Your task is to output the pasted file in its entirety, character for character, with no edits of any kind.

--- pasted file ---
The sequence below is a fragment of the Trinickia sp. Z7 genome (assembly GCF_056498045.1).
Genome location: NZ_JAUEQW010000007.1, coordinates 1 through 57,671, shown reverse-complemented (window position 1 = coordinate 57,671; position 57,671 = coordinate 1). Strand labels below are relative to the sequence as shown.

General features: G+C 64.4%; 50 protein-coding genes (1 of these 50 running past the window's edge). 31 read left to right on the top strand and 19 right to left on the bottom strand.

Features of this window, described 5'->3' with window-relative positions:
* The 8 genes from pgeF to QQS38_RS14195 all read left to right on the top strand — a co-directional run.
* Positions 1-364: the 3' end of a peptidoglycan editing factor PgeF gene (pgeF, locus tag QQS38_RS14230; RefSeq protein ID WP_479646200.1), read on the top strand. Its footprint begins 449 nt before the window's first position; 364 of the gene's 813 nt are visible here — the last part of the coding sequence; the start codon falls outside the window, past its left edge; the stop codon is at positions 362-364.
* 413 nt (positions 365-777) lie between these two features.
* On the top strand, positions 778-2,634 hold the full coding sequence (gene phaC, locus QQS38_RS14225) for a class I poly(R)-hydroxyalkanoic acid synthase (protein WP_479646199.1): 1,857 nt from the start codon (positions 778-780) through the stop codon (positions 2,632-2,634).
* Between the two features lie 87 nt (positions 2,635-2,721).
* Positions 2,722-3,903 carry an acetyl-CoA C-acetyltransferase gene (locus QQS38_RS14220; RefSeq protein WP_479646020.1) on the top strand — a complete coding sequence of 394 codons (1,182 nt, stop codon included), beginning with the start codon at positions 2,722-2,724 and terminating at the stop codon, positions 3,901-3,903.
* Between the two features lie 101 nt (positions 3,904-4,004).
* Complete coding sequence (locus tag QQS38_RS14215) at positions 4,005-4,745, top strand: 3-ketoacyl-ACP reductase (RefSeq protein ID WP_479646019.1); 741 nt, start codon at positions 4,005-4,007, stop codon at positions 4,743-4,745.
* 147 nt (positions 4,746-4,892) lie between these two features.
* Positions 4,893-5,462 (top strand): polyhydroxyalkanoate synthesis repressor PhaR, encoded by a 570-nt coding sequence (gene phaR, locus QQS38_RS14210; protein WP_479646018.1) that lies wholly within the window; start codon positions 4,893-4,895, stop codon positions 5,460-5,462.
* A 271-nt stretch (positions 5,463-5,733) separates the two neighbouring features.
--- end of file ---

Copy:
The sequence below is a fragment of the Trinickia sp. Z7 genome (assembly GCF_056498045.1).
Genome location: NZ_JAUEQW010000007.1, coordinates 1 through 57,671, shown reverse-complemented (window position 1 = coordinate 57,671; position 57,671 = coordinate 1). Strand labels below are relative to the sequence as shown.

General features: G+C 64.4%; 50 protein-coding genes (1 of these 50 running past the window's edge). 31 read left to right on the top strand and 19 right to left on the bottom strand.

Features of this window, described 5'->3' with window-relative positions:
* The 8 genes from pgeF to QQS38_RS14195 all read left to right on the top strand — a co-directional run.
* Positions 1-364: the 3' end of a peptidoglycan editing factor PgeF gene (pgeF, locus tag QQS38_RS14230; RefSeq protein ID WP_479646200.1), read on the top strand. Its footprint begins 449 nt before the window's first position; 364 of the gene's 813 nt are visible here — the last part of the coding sequence; the start codon falls outside the window, past its left edge; the stop codon is at positions 362-364.
* 413 nt (positions 365-777) lie between these two features.
* On the top strand, positions 778-2,634 hold the full coding sequence (gene phaC, locus QQS38_RS14225) for a class I poly(R)-hydroxyalkanoic acid synthase (protein WP_479646199.1): 1,857 nt from the start codon (positions 778-780) through the stop codon (positions 2,632-2,634).
* Between the two features lie 87 nt (positions 2,635-2,721).
* Positions 2,722-3,903 carry an acetyl-CoA C-acetyltransferase gene (locus QQS38_RS14220; RefSeq protein WP_479646020.1) on the top strand — a complete coding sequence of 394 codons (1,182 nt, stop codon included), beginning with the start codon at positions 2,722-2,724 and terminating at the stop codon, positions 3,901-3,903.
* Between the two features lie 101 nt (positions 3,904-4,004).
* Complete coding sequence (locus tag QQS38_RS14215) at positions 4,005-4,745, top strand: 3-ketoacyl-ACP reductase (RefSeq protein ID WP_479646019.1); 741 nt, start codon at positions 4,005-4,007, stop codon at positions 4,743-4,745.
* 147 nt (positions 4,746-4,892) lie between these two features.
* Positions 4,893-5,462 (top strand): polyhydroxyalkanoate synthesis repressor PhaR, encoded by a 570-nt coding sequence (gene phaR, locus QQS38_RS14210; protein WP_479646018.1) that lies wholly within the window; start codon positions 4,893-4,895, stop codon positions 5,460-5,462.
* A 271-nt stretch (positions 5,463-5,733) separates the two neighbouring features.